Mineral Resource

Hellyer PGM deposit is divided into Liangdixia and Wudaogou two contiguous mineralization segments. There are four industrial orebodies in Liangdixia mineralization segment, i.e. No 1-1 outcropping orebody, No. 2-1, 2-2 and 2-3 buried orebodies. Among them, No.1-1 orebody has the largest scale. The total length is 1100m and the width is 60-80m. The largest extending depth is 270m (vertical depth 108m) and the smallest extending depth is 160m (vertical depth 124m). The dip angle is generally 67-75deg. The orebody is very complete. The orebodies are relatively scattered in Liangdixia mineralization segment with less outcrops. The orebodies are buried 70m under the surface. The average thickness is 13m. The highest Pt-Pd grade is 23.74 g/ton in a single ore bed; the average grade is 1 g/ton. The grade is not even in most of the ore. The grade of buried ore bodies is generally low and the highest Pt-Pd grade is 4.07 g/ton in a single ore bed and the average grade is 0.93 g/ton. The largest No.2 and No. 3 orebodies have an average thickness of 7.54m with 0.95g/ton of Pt-Pd grade and the Pt-Pd ratio is 1.3:1.
Mining condition and basic economics

The main orebody in the deposit is out-cropping No. 1-1 orebody, so the stripping amount is small and the mining cost is low. The rock of hanging and bottom wall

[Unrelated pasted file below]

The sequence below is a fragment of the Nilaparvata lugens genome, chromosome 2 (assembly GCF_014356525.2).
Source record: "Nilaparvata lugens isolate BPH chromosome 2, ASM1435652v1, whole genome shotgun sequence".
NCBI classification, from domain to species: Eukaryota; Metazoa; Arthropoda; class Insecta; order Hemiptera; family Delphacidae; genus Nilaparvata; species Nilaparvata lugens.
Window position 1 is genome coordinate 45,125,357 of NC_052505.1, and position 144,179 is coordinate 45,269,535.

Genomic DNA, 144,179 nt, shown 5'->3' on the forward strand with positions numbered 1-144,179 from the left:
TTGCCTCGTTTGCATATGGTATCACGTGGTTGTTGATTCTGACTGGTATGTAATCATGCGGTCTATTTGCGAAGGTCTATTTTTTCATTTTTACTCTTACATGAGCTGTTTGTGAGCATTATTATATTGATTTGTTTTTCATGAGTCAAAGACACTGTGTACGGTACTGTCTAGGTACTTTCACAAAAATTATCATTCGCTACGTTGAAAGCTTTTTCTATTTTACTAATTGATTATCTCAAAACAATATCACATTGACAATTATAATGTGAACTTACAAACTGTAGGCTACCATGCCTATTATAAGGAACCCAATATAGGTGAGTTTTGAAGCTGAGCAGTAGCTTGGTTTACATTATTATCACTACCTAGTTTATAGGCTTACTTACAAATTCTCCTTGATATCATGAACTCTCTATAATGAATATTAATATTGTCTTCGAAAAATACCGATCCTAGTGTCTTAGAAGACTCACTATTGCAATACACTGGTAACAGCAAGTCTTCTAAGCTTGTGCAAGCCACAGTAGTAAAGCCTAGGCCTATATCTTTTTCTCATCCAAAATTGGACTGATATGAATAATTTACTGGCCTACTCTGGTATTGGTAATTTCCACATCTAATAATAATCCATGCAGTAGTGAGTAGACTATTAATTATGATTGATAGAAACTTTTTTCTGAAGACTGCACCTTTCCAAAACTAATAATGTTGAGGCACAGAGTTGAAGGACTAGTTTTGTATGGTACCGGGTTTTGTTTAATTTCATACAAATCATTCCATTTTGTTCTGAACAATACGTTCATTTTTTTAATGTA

as well as the orebody itself has good solidity. Steeper final slope angle and bench slope angle can be used in open-cast mining, which can reduce the stripping amount and lessen stripping ratio. The condition is also favorable for underground mining by reducing the supporting. One local mining design institute had conducted the preliminary prefeasability study of developing the deposit. The analysis is based upon a 60 year mine life and 500 ton/day scale mine. However, the GSC recommends that the more cost effective and efficient way is to build a 1500 ton/day scale mine that lasts 20 years. NCE has had extensive discussions with the GSC team and agrees that should a foreign company would be best suited to invest in developing the mine using international methodolgy and capitalize on a variety of preferential policies that will be provided by various levels of government. Hellyer PGM property in Chengde, Hawthorne province